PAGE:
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Guide to Using a Bill of Sale – Who? When? Why?

Buying a used vehicle, such as a car or motorcycle, is a standard affair today. Why pay a commission to a dealer if you can look for customers online and complete a quick private deal without extra expenditures? It is easy to perform the task, but to be on the safe side, you should take care of the documentation. While a private deal is legal in the USA, there is still a need to tax the sale and report the item’s ownership to relevant authorities. Besides, you’ll probably sleep better at night if you know that all legal issues have been settled. 

One of the ways to stipulate and notarize a private deal is a bill of sale. Not all states require its use in personal sales (e.g., in Tennessee, Alaska, Illinois, and several more locations), while in several states, a bill of sale is mandatory. Regardless of the area in which you plan to sell your item, having a document clarifying all vital details of the deal is always a plus. So, download a bill of sale template online (Formspal’s BoS template should be a good fit) and complete it by filling out all the required fields.. To understand what this document is and how to use it properly, continue reading our guide. 

Who? 

A rule of thumb is for the seller to take care of the bill of sale on the deal’s day. If you’re selling a vehicle or another item of value, please make sure to print out or write a bill of sale in advance, giving it to the buyer for double-checking all the data and signing it. 

Though the seller prepares a bill of sale, the document still needs to be completed by both parties of the transaction. The buyer indicates their name, address, and other contact information and double-checks the price stated in the bill of sale. Some essential details about the vehicle’s condition at the moment of transfer are also indicated in the bill of sale (optionally), so it is the buyer’s task to double-check whether the transferred item indeed corresponds to the stated condition. 

The completion of a bill of sale typically requires two parties – the buyer and the seller. However, in some states, for this document to take force, it needs to be notarized. So, if you’re selling/buying a vehicle in Louisiana, Nebraska, Montana, Maryland, or West Virginia, you’ll need the assistance of the notary public as well. Attend a notary, let them double-check your identities and the data indicated in the bill of sale, sealing the deal officially afterward.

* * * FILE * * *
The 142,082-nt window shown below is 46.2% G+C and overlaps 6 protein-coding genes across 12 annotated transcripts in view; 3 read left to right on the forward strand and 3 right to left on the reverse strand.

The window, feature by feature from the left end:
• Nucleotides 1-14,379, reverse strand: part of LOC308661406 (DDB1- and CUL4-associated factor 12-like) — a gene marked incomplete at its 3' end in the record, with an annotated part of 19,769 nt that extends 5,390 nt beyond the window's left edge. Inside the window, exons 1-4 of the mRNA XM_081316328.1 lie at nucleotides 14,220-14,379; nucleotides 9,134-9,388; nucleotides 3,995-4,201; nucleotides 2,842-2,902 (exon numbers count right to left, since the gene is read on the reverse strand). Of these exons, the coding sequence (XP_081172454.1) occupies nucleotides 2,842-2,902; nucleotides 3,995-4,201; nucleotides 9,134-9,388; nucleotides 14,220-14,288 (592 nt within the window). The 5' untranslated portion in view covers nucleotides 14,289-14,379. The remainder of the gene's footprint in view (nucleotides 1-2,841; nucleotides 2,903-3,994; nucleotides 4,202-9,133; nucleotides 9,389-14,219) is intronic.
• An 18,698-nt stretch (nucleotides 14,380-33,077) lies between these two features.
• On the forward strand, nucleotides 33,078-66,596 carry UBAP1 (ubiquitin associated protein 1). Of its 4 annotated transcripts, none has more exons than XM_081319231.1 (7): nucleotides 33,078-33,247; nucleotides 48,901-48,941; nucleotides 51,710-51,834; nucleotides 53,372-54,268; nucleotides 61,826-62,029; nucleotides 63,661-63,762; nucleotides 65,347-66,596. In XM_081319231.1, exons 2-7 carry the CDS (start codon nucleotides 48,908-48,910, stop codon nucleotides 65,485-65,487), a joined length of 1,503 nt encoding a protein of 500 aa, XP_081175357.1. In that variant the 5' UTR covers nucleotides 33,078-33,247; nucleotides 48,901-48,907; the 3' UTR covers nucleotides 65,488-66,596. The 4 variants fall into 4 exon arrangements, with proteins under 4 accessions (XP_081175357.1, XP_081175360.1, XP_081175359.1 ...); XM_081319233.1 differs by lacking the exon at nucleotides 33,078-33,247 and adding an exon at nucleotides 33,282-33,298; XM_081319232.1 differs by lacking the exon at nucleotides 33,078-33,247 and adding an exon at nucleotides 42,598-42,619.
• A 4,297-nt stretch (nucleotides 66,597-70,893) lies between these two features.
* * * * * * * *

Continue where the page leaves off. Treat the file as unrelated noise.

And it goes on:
When? 

The bill of sale is signed on the date of ownership transfer. This means that after you sign the bill of sale and get the money for your item, you’re no longer its owner. You cannot use the vehicle or property item and have to proceed to its physical transfer immediately after all the formalities are over. Money transfer for the purchase should also be undertaken when filling out and signing a bill of sale. 

Why? 

Now that the procedure of completing a bill of sale is clear, let’s get back to basics. Why would you need such a document if the deal is private? This document can serve you a good favor in many situations: 

Suppose the buyer breaks the vehicle and wants their money back. In that case, you have a legal document proving your vehicle’s transfer in the “as-is” condition and the absence of any repair or maintenance obligations. 

Suppose the vehicle is stolen, and the buyer wants their money back. In that case, you have legal proof of the transfer of ownership and the absence of any legal responsibility for the item’s integrity. 

If your buyer reports an incorrect sale price and has problems with taxation agencies (or you have any trouble), you have a document stipulating the fair price paid for the transferred item. 

State agencies have official, publicly accessible data on the vehicle’s ownership chain, thus locating the item’s owner at any point in time. 

As you can see, the bill of sale can become your valuable assistant in many potential legal situations, proving that the deal was done in compliance with the law and that you’re no longer the item’s owner.  

Components of a Bill of Sale 

Here are some points to include in a bill of sale: 

Indicate the date of the deal

Write down the names and addresses of the seller and buyer 

Indicate the price paid for the item in question

Describe the transferred asset and its as-is condition 

Stipulate any types of warranties available for the sold/bought item 

Sign the bill of sale and let the other party of the deal sign it as well 

Have your bill of sale notarized (optional in most states) 

As for the sale object, it’s better to include as much information as possible about it. The bare minimum is the type of vehicle, its VIN, odometer reading results, the year of its manufacture, its model, and all serial numbers available (VIN, registration number, engine serial number, and hull number – whatever applies to your item). 

With this guide, you’re now better positioned for organizing a private deal in line with legal requirements and for better comfort and protection for both parties. Use a bill of sale to preserve peace of mind, knowing that all stakeholders’ rights and interests are protected.  

 

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